Friday, March 27, 2015

A Silly Beast

I once took a writing course where the instructor told us, "If you ever get stuck working on a piece, just write the sentence, 'The most important thing to know about this is_____', and then fill in that blank." He advised that, if we wanted to get really artful, we could rework that sentence to be less plodding and hacky, but sometimes, it works.

So. The most important thing to know about the Beastie Boys is: I still love them.

With Adam Yauch's death nearly three years ago, the Beastie Boys aren't really a band anymore, something that Adam Horowitz confirmed in a GQ interview this week. Horowitz was pictured wearing a baby and with manic, slightly tufted graying hair: it was Brooklyn-dad chic, and a still from the upcoming Noah Baumbach film While We're Young. It seemed very on-brand for a dude who has basically a professional New Yorker for the majority of his career.

I've written before about the impact that the Beastie Boys had on me when I was a kid. I was fourteen when the band released Hello Nasty, and for me, it was transformative. It was one of the first albums I became obsessed with, and it made me seek out music like it: first, other Beastie Boys albums, and then hip-hop in general. By the time Hello Nasty was released, the Beastie Boys were comfortable with their own weird brand of humour and production and rhymes. They weren't Nas, they weren't Talib Kweli—although they collaborated with Nas on their last album, and toured with Kweli in 2004—but they did have the effect of raising my consciousness. I spent the majority of my high school years obsessed with hip-hop, and with New York, and with the Beastie Boys.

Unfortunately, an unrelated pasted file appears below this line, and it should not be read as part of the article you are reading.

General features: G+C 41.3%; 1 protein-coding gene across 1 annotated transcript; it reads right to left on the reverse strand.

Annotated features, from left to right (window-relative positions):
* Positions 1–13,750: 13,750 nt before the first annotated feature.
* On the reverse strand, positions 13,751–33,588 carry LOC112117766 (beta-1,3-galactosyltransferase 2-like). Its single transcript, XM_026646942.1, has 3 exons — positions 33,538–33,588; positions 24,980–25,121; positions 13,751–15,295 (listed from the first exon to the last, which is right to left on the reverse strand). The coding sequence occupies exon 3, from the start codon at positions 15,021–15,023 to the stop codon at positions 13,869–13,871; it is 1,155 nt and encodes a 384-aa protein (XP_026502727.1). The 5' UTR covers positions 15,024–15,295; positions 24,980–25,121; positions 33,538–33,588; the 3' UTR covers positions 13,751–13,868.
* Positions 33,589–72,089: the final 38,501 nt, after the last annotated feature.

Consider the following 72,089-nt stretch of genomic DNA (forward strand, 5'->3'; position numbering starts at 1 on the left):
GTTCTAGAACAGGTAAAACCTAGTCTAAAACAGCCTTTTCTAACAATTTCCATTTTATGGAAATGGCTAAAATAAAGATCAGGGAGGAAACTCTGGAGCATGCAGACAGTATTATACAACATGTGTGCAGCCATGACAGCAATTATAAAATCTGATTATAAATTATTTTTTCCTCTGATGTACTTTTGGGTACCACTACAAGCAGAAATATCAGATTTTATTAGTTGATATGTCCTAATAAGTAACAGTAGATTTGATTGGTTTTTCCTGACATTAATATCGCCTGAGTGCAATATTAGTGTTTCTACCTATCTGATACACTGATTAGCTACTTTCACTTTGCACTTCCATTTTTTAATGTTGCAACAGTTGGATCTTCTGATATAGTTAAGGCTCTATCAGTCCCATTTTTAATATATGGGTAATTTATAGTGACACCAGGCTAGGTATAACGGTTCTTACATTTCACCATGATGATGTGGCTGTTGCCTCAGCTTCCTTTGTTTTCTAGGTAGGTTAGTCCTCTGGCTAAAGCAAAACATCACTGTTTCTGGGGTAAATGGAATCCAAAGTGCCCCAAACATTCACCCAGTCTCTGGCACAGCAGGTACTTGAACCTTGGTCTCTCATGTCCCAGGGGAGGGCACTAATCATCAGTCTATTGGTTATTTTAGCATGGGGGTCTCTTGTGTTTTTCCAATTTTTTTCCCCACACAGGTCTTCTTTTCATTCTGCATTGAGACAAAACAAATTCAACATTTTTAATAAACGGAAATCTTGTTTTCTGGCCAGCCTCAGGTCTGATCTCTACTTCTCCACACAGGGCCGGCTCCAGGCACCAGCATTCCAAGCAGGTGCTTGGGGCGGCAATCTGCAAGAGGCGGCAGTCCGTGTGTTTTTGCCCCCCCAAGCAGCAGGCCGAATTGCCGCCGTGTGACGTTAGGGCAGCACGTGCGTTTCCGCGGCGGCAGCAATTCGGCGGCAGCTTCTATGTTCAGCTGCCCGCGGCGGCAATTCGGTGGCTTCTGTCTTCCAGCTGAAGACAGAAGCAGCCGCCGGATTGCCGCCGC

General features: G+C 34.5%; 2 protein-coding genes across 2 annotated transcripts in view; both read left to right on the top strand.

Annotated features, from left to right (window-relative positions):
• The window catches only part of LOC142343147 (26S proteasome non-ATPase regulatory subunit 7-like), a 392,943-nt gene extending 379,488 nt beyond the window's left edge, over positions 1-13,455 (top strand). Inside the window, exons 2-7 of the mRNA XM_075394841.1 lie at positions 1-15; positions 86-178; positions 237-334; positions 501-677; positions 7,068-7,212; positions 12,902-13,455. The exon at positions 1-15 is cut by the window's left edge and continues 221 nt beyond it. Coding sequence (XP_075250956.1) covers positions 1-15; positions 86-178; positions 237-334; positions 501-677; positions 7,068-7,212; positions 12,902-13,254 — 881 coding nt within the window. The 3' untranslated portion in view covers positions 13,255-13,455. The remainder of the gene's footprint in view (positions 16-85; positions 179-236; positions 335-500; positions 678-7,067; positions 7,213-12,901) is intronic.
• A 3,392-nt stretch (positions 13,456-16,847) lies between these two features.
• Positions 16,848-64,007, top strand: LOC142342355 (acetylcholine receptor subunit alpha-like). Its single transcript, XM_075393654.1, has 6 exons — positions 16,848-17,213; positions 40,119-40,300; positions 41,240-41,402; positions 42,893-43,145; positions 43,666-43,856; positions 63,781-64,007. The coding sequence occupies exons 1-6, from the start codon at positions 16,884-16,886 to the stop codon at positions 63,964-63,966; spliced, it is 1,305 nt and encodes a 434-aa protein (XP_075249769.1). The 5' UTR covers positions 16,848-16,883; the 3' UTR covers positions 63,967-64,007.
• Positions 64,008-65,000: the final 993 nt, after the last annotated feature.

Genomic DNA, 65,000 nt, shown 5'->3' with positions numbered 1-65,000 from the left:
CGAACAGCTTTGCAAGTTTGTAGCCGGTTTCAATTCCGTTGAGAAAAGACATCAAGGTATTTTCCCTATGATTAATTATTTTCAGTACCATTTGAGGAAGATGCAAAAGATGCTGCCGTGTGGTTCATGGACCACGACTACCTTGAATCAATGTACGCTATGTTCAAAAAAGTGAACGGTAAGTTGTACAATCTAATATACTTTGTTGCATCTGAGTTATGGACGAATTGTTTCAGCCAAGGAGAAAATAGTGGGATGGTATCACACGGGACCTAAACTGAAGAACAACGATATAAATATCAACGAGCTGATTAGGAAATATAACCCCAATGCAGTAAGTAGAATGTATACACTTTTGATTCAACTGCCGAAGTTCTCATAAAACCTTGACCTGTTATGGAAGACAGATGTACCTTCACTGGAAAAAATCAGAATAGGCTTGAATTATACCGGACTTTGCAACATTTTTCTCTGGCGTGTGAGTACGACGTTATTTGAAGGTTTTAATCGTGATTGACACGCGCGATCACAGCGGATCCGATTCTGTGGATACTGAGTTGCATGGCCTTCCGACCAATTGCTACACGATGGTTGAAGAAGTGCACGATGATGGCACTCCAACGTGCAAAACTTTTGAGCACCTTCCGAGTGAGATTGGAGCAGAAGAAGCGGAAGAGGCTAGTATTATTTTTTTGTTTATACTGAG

I can't explain why they spoke to me so clearly. I was a white girl, feeling a little bit out of sorts in the small town I had just moved to. They were these thirty-something Jewish dudes who had come up through the punk ranks and then become these utter assholes—inflatable penises? Spraying people with beer?!—and then, somehow, become bored with being jerks and turned into real live awesome hip-hop artists. It was radical, in the way that Sonic Youth was radical: they were basically these normal people making groundbreaking music in a scene where it was insanely difficult to get buy-in for "normal."

Their brand of silly fun was accessible as a teenager. They didn't rap about women (I mean, they had rapped about girls, but that was old news), they didn't rap about the ghetto. They rapped about shit I knew about: sandwiches, swimming with your friends, Boggle. They didn't cover themselves in gold chains or flash diamonds. They wore suits they found at the Sally Ann, or janitorial uniforms. And, to be clear, there's nothing wrong with rapping about the ghetto, or growing up poor, or wanting diamonds. But for me, when I was fourteen—and even now—I personally identify more with the desire for sandwiches than for bling.

Most of all, they just seemed to be buds. I know a couple guys who still hang out with friends from their teenaged years, and it always impresses me. They shotgun beers, or they go mountain biking, or they goof around and watch horror movies. Sometimes, they dig deep and talk about religion—echoing Yauch's Buddhist turn—but often, it's the inconsequential surface stuff that keeps them together. They write for each other's zines. They turn on the barbecue. The fact that it's almost always casual doesn't mean it doesn't matter. It matters more, in a way: people with whom we can be our goofy, teenaged selves with well into our thirties shouldn't be dismissed. Those versions of ourselves are often the most vital versions.

The interview with Horowitz underscored just how much Yauch had mattered to the Beastie Boys. That project, that band, can't continue without him. There might be B-sides or remixes, but the Beastie Boys are over. I feel a little silly mourning a band, but then again, the Beastie Boys celebrated silliness. They loved it. For them, it was as much a touchstone as New York City, or basketball, or their own storied past. Feeling silly is often something we have to do in order to be authentic.

So: the most important thing to know about the Beastie Boys is that I still love them. They still make me feel good. And I think they're still important.

Image by Eric Tan via Cruzine